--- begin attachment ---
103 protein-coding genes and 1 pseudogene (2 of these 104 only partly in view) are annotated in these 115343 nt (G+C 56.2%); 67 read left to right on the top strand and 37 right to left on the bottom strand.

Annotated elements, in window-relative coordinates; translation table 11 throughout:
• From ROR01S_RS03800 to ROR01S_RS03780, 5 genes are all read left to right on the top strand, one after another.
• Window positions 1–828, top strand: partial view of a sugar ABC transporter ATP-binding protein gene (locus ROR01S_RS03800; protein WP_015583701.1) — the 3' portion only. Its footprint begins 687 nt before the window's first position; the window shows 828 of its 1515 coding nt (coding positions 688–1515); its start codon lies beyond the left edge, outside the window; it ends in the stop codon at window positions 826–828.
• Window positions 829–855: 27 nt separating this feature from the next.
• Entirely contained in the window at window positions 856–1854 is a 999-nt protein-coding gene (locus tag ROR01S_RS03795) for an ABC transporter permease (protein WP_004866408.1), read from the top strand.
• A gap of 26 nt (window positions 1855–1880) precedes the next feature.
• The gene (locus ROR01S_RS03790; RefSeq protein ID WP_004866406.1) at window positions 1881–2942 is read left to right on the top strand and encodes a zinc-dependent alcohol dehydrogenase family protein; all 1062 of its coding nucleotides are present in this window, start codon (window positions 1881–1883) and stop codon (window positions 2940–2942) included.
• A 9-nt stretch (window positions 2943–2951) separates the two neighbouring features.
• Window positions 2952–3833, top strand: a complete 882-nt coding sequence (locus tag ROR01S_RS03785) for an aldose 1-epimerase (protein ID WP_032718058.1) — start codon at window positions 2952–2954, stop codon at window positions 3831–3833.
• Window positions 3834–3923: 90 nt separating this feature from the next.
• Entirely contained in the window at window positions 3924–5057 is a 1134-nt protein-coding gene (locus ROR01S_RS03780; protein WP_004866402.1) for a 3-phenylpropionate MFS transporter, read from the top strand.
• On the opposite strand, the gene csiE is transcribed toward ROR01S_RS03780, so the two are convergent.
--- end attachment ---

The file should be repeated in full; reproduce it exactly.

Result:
103 protein-coding genes and 1 pseudogene (2 of these 104 only partly in view) are annotated in these 115343 nt (G+C 56.2%); 67 read left to right on the top strand and 37 right to left on the bottom strand.

Annotated elements, in window-relative coordinates; translation table 11 throughout:
• From ROR01S_RS03800 to ROR01S_RS03780, 5 genes are all read left to right on the top strand, one after another.
• Window positions 1–828, top strand: partial view of a sugar ABC transporter ATP-binding protein gene (locus ROR01S_RS03800; protein WP_015583701.1) — the 3' portion only. Its footprint begins 687 nt before the window's first position; the window shows 828 of its 1515 coding nt (coding positions 688–1515); its start codon lies beyond the left edge, outside the window; it ends in the stop codon at window positions 826–828.
• Window positions 829–855: 27 nt separating this feature from the next.
• Entirely contained in the window at window positions 856–1854 is a 999-nt protein-coding gene (locus tag ROR01S_RS03795) for an ABC transporter permease (protein WP_004866408.1), read from the top strand.
• A gap of 26 nt (window positions 1855–1880) precedes the next feature.
• The gene (locus ROR01S_RS03790; RefSeq protein ID WP_004866406.1) at window positions 1881–2942 is read left to right on the top strand and encodes a zinc-dependent alcohol dehydrogenase family protein; all 1062 of its coding nucleotides are present in this window, start codon (window positions 1881–1883) and stop codon (window positions 2940–2942) included.
• A 9-nt stretch (window positions 2943–2951) separates the two neighbouring features.
• Window positions 2952–3833, top strand: a complete 882-nt coding sequence (locus tag ROR01S_RS03785) for an aldose 1-epimerase (protein ID WP_032718058.1) — start codon at window positions 2952–2954, stop codon at window positions 3831–3833.
• Window positions 3834–3923: 90 nt separating this feature from the next.
• Entirely contained in the window at window positions 3924–5057 is a 1134-nt protein-coding gene (locus ROR01S_RS03780; protein WP_004866402.1) for a 3-phenylpropionate MFS transporter, read from the top strand.
• On the opposite strand, the gene csiE is transcribed toward ROR01S_RS03780, so the two are convergent.